Armenian Wine: Secret of Longevity

Who does not like tasty, refreshing grape with its delicate aroma?
Grape is the only plant whose fruits are painted, in the full sense of the word, in all the colors of the rainbow: red, orange, yellow, green, blue and purple. Coloring either is poured evenly across the berry, or is richer or changes into a different color, forming the “tan” on the side facing the sun. Due to the sun of ancient Armenia, the nature is so favorable for the cultivation of special varieties of grapes Areni, Haghtanak, Sultana, Riesling, Cabernet, Saperavi, Muscat.  Moreover, this is not a complete list of varieties of grapes in Armenia.
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Numerous archaeological findings show that grape growing and winemaking have been introduced to the culture of the Armenian people in IX-XI centuries BC. The works of Herodotus, Strabon, Ksenosron and many Armenian historians, sculptures and inscriptions on ancient monuments, buildings, tombstones and khachkars in different regions of the country speak about the ancient traditions of Armenian winemaking. From generation to generation, Armenians are proud to retell the legend of the first vine grown by forefather Noah on the fertile land of biblical Armenia.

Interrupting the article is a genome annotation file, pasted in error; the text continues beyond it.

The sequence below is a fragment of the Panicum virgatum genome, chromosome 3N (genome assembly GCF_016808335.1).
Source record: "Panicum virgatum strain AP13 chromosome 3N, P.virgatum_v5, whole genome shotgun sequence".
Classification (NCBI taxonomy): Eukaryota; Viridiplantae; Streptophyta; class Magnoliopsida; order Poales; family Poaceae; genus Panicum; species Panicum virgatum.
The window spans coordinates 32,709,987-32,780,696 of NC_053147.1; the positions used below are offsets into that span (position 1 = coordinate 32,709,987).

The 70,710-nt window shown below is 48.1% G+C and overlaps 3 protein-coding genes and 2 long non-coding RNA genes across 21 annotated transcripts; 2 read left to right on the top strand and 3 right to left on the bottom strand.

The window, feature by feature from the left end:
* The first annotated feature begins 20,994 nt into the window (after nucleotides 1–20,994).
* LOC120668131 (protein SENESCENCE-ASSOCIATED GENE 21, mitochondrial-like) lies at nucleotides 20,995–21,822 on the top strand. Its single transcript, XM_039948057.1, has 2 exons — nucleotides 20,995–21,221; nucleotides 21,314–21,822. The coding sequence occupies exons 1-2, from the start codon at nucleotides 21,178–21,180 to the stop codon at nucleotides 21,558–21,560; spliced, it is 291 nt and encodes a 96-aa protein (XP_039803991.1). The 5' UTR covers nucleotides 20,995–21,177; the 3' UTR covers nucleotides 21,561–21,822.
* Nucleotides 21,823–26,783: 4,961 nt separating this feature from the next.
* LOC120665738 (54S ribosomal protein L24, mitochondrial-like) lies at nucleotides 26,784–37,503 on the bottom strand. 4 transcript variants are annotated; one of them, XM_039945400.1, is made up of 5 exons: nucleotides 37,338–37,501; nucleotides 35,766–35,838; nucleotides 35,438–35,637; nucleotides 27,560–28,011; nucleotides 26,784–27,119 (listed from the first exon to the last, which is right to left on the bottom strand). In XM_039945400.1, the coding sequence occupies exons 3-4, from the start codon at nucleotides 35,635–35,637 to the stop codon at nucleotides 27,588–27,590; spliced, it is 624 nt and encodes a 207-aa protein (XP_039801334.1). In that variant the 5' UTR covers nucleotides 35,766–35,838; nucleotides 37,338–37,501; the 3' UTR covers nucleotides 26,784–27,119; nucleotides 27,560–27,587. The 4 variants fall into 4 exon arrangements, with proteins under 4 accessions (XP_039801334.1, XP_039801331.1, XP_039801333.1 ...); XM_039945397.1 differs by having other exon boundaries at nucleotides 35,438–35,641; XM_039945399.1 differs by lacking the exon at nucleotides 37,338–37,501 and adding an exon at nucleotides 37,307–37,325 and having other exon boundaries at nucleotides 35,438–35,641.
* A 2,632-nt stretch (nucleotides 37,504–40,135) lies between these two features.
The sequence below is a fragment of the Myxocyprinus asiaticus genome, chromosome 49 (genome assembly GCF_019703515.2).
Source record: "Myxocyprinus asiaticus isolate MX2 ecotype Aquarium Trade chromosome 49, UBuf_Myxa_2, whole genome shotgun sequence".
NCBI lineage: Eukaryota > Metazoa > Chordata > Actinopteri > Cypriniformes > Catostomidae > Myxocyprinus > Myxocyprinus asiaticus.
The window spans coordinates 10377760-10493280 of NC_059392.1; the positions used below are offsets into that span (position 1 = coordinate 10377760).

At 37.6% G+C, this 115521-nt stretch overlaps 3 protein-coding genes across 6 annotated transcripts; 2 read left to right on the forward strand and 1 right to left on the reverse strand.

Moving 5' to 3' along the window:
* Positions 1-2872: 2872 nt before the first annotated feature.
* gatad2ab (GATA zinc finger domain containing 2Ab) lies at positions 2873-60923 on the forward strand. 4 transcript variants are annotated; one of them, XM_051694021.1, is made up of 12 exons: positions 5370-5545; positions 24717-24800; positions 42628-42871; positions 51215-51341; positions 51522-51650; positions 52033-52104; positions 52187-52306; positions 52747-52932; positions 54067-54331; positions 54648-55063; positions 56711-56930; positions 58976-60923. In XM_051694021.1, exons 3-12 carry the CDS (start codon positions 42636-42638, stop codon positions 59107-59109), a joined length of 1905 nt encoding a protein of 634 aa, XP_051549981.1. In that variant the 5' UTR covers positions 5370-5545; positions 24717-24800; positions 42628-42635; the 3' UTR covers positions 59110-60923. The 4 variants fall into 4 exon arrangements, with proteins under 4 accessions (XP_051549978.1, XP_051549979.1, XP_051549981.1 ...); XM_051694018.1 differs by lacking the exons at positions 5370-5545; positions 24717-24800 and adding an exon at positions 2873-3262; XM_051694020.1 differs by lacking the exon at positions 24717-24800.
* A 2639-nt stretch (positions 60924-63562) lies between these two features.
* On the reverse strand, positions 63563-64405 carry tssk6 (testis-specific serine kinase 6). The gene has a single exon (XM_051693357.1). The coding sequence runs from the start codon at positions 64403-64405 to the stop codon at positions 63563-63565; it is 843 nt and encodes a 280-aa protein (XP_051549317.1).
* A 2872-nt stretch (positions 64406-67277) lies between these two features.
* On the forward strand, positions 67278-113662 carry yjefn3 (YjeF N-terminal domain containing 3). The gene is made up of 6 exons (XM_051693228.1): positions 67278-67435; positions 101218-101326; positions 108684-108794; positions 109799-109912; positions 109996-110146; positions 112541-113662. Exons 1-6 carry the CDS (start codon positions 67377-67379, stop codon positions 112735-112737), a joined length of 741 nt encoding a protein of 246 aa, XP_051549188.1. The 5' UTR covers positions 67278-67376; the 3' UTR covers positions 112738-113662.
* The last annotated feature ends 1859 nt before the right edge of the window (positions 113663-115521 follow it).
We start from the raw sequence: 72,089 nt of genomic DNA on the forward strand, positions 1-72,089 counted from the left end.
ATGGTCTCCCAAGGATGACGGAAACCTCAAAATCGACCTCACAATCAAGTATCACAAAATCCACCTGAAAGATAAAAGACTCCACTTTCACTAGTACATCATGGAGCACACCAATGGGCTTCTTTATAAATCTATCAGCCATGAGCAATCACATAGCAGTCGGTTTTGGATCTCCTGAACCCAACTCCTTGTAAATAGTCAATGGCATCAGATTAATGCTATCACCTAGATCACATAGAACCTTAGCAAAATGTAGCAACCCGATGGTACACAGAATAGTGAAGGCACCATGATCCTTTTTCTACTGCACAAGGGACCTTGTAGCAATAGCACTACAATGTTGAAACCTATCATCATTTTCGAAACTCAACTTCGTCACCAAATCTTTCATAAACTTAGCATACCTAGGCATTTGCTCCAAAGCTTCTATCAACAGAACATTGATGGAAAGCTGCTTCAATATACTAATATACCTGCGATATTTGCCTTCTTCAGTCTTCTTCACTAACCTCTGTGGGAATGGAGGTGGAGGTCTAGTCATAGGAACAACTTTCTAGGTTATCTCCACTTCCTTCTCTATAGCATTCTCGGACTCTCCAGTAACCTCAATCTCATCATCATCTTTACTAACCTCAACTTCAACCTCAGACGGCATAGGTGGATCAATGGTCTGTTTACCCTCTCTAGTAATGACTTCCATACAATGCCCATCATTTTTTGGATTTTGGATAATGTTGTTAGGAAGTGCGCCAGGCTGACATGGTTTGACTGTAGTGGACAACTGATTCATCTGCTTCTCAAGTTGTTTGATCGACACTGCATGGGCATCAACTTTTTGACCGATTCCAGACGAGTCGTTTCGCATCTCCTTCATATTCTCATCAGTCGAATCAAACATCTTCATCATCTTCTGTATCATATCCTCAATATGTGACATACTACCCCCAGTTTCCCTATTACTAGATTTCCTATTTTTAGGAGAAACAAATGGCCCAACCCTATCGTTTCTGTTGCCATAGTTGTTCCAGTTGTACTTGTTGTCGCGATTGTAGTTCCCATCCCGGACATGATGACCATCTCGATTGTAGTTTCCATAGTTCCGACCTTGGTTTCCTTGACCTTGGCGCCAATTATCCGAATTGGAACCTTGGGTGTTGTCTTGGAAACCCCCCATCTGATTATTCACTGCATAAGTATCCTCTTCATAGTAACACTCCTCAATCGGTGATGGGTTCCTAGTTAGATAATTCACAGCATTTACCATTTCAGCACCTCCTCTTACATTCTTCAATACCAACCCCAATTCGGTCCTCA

Vayots Dzor is Armenia’s most storied wine growing region. It is here that Areni-1, the world’s oldest winery (over 6000 years old) was discovered in a local cave. In the village Rind there is Zorah Winery. It’s interesting to know that Zorah’s Karasi Areni 2010 was ranked by BusinessWeek as one of the top 10 new wines in the world in 2012.

 

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